SQL> create or replace procedure demo
2 as
3 begin
4 dbms_output.put_line( who_am_i );
5 end;
6 /

Procedure created.

SQL> exec demo;

In current releases of the database, this code has been incorporated into the OWA_UTIL package - you probably already have it in your database. If not, you can use this really old version that might need a tweak or two to work in your database release:

create or replace procedure who_called_me( owner out varchar2,
name out varchar2,
lineno out number,
caller_t out varchar2 )
call_stack varchar2(4096) default dbms_utility.format_call_stack;
n number;
found_stack BOOLEAN default FALSE;
line varchar2(255);
cnt number := 0;
n := instr( call_stack, chr(10) );
exit when ( cnt = 3 or n is NULL or n = 0 );
line := substr( call_stack, 1, n-1 );
call_stack := substr( call_stack, n+1 );
if ( NOT found_stack ) then
if ( line like '%handle%number%name%' ) then
found_stack := TRUE;
end if;
cnt := cnt + 1;
-- cnt = 1 is ME
-- cnt = 2 is MY Caller
-- cnt = 3 is Their Caller
if ( cnt = 3 ) then
lineno := to_number(substr( line, 13, 6 ));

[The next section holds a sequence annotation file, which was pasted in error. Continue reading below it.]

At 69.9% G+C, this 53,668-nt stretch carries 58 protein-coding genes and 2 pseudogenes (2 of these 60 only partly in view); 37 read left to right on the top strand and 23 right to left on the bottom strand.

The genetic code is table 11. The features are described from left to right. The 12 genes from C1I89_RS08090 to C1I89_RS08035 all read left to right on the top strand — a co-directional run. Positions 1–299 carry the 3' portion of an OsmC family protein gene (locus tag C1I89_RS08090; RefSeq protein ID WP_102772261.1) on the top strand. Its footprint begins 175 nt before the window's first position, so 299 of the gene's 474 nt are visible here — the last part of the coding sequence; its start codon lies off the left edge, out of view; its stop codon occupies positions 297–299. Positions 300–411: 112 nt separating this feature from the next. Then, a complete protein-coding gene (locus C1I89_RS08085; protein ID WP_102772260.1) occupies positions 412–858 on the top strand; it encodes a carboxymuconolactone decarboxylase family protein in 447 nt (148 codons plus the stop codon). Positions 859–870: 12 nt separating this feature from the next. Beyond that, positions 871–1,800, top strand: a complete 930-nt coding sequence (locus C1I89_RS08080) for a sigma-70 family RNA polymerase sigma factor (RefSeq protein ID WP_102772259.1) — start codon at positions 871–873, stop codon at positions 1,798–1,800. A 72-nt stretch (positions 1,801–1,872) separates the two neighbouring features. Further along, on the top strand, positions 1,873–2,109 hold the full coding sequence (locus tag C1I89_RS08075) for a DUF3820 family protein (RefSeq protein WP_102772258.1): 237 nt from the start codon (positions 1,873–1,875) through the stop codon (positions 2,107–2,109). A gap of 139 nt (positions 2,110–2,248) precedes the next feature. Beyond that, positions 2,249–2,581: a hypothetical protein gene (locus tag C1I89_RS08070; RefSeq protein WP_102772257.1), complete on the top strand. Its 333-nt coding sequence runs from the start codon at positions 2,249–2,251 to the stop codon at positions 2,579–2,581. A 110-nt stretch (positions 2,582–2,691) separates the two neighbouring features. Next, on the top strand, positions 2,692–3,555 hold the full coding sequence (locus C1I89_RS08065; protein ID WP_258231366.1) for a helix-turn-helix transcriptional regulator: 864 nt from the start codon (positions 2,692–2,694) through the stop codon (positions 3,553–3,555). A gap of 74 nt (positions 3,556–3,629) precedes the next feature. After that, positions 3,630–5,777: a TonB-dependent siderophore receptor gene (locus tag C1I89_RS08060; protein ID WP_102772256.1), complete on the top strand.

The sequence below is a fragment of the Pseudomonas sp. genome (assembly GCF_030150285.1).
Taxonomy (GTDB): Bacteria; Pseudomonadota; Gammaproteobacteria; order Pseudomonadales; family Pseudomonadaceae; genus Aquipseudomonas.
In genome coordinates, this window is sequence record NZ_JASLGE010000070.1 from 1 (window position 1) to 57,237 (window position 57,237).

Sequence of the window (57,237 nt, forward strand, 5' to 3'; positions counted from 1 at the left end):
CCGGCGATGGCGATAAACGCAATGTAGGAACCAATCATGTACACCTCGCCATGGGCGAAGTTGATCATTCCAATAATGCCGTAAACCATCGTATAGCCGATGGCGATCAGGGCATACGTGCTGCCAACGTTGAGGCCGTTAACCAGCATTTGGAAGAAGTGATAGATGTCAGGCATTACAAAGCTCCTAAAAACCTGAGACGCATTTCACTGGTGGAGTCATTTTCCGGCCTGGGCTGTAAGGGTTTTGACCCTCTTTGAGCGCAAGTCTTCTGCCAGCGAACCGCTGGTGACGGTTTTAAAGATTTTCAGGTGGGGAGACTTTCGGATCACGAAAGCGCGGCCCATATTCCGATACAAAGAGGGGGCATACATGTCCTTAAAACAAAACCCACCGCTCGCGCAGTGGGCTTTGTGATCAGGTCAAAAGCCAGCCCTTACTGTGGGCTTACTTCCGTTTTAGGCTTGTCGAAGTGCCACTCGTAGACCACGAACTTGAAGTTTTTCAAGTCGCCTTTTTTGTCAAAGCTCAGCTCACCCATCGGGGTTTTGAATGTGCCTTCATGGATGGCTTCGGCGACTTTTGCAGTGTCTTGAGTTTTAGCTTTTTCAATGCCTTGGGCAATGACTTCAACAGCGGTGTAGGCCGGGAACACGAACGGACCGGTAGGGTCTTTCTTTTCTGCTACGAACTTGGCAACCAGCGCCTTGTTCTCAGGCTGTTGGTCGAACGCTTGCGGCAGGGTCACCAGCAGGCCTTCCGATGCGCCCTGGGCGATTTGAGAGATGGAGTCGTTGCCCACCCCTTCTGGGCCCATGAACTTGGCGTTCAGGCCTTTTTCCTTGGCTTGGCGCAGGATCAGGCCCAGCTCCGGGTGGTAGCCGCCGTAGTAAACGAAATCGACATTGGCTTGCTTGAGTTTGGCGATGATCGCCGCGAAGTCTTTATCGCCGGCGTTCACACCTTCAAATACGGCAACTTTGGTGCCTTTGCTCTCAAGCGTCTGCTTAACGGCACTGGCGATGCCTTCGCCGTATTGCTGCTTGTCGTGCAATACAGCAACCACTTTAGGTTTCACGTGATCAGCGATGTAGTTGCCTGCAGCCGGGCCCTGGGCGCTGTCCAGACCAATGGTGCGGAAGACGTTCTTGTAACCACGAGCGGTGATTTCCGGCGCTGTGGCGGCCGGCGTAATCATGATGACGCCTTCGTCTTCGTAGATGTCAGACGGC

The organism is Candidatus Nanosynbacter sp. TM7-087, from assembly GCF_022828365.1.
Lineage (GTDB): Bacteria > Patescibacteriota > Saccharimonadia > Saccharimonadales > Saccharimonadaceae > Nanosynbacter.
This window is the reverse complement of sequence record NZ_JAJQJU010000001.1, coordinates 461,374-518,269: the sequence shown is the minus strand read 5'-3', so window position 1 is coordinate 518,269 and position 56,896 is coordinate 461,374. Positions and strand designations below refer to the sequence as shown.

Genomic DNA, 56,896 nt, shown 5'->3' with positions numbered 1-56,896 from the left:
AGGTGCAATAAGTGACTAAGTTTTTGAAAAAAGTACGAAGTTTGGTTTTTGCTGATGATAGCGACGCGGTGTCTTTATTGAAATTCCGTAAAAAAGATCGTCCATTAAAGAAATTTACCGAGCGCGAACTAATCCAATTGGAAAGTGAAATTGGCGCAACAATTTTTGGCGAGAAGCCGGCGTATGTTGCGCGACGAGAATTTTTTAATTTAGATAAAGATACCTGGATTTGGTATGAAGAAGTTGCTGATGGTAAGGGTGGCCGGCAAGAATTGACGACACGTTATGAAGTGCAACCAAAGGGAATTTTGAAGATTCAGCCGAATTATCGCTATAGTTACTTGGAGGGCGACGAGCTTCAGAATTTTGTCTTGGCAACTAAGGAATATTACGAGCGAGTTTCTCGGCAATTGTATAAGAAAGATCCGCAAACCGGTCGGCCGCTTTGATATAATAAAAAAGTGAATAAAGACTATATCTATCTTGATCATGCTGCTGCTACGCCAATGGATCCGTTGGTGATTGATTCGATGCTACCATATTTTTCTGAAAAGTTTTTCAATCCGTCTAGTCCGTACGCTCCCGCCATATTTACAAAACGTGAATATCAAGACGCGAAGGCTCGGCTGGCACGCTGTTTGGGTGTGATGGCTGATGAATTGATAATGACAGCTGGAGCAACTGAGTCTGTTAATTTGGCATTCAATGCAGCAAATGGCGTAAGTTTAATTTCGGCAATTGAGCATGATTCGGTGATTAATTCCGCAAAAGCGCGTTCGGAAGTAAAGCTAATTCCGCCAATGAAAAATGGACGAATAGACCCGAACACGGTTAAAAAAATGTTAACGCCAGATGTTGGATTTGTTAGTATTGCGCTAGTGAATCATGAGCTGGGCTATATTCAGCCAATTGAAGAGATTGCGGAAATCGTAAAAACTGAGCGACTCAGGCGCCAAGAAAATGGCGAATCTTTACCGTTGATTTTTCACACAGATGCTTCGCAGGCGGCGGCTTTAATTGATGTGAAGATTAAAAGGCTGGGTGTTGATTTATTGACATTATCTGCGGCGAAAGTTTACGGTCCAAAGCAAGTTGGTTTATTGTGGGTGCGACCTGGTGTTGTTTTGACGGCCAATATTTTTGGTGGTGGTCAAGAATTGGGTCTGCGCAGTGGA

line := substr( line, 21 );
if ( line like 'pr%' ) then
n := length( 'procedure ' );
elsif ( line like 'fun%' ) then
n := length( 'function ' );
elsif ( line like 'package body%' ) then
n := length( 'package body ' );
elsif ( line like 'pack%' ) then
n := length( 'package ' );
elsif ( line like 'anonymous%' ) then
n := length( 'anonymous block ' );
n := null;
end if;
if ( n is not null ) then
caller_t := ltrim(rtrim(upper(substr( line, 1, n-1 ))));
caller_t := 'TRIGGER';
end if;

line := substr( line, nvl(n,1) );
n := instr( line, '.' );
owner := ltrim(rtrim(substr( line, 1, n-1 )));
name := ltrim(rtrim(substr( line, n+1 )));
end if;
end if;
end loop;

create or replace function who_am_i return varchar2
l_owner varchar2(30);
l_name varchar2(30);
l_lineno number;
l_type varchar2(30);
who_called_me( l_owner, l_name, l_lineno, l_type );
return l_owner || '.' || l_name;

Unindexed Foreign Keys

Having Unindexed foreign keys can be a performance issue. There are two issues associated with unindexed foreign keys. The first is the fact that a table lock will result if you update the parent records primary key (very very unusual) or if you delete the parent record and the child's foreign key is not indexed.

To read about this issue, please see the Concepts Guide the section on Maintaining Data Integrity/Concurrency Control, Indexes, and Foreign Keys.

The second issue has to do with performance in general of a parent child relationship. Consider that if you have an on delete cascade and have not indexed the child table (eg: EMP is child of DEPT. Delete deptno = 10 should cascade to EMP. If deptno in emp is not indexed -- full table scan). This full scan is probably undesirable and if you delete many rows from the parent table, the child table will be scanned once for each parent row deleted.